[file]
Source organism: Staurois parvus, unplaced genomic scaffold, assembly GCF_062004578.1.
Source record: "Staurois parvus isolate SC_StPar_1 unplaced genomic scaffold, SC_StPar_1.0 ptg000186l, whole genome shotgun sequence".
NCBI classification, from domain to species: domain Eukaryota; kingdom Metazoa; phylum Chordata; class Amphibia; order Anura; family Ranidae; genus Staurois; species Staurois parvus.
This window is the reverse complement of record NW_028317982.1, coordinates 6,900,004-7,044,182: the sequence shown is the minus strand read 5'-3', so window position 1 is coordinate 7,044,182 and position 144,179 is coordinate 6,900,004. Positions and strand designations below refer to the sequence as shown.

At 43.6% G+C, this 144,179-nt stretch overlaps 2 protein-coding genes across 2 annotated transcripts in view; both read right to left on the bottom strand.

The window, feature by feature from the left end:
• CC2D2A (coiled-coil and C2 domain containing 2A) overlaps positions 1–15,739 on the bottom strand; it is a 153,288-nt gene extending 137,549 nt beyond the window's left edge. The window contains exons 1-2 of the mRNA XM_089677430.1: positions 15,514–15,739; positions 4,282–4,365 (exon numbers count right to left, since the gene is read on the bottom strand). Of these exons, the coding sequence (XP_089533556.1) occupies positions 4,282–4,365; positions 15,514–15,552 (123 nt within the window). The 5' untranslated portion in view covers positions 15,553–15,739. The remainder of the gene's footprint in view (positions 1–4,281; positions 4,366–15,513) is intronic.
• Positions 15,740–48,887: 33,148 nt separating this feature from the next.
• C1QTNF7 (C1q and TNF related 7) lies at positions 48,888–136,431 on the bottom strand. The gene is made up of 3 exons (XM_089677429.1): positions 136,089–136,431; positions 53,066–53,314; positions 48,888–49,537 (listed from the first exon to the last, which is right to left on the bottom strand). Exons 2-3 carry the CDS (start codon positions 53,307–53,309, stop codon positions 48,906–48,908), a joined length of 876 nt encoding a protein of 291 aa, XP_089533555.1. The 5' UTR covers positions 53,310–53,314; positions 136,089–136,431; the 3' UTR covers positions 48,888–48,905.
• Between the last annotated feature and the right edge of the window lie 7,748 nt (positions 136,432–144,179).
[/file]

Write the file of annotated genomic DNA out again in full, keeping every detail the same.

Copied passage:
Source organism: Staurois parvus, unplaced genomic scaffold, assembly GCF_062004578.1.
Source record: "Staurois parvus isolate SC_StPar_1 unplaced genomic scaffold, SC_StPar_1.0 ptg000186l, whole genome shotgun sequence".
NCBI classification, from domain to species: domain Eukaryota; kingdom Metazoa; phylum Chordata; class Amphibia; order Anura; family Ranidae; genus Staurois; species Staurois parvus.
This window is the reverse complement of record NW_028317982.1, coordinates 6,900,004-7,044,182: the sequence shown is the minus strand read 5'-3', so window position 1 is coordinate 7,044,182 and position 144,179 is coordinate 6,900,004. Positions and strand designations below refer to the sequence as shown.

At 43.6% G+C, this 144,179-nt stretch overlaps 2 protein-coding genes across 2 annotated transcripts in view; both read right to left on the bottom strand.

The window, feature by feature from the left end:
• CC2D2A (coiled-coil and C2 domain containing 2A) overlaps positions 1–15,739 on the bottom strand; it is a 153,288-nt gene extending 137,549 nt beyond the window's left edge. The window contains exons 1-2 of the mRNA XM_089677430.1: positions 15,514–15,739; positions 4,282–4,365 (exon numbers count right to left, since the gene is read on the bottom strand). Of these exons, the coding sequence (XP_089533556.1) occupies positions 4,282–4,365; positions 15,514–15,552 (123 nt within the window). The 5' untranslated portion in view covers positions 15,553–15,739. The remainder of the gene's footprint in view (positions 1–4,281; positions 4,366–15,513) is intronic.
• Positions 15,740–48,887: 33,148 nt separating this feature from the next.
• C1QTNF7 (C1q and TNF related 7) lies at positions 48,888–136,431 on the bottom strand. The gene is made up of 3 exons (XM_089677429.1): positions 136,089–136,431; positions 53,066–53,314; positions 48,888–49,537 (listed from the first exon to the last, which is right to left on the bottom strand). Exons 2-3 carry the CDS (start codon positions 53,307–53,309, stop codon positions 48,906–48,908), a joined length of 876 nt encoding a protein of 291 aa, XP_089533555.1. The 5' UTR covers positions 53,310–53,314; positions 136,089–136,431; the 3' UTR covers positions 48,888–48,905.
• Between the last annotated feature and the right edge of the window lie 7,748 nt (positions 136,432–144,179).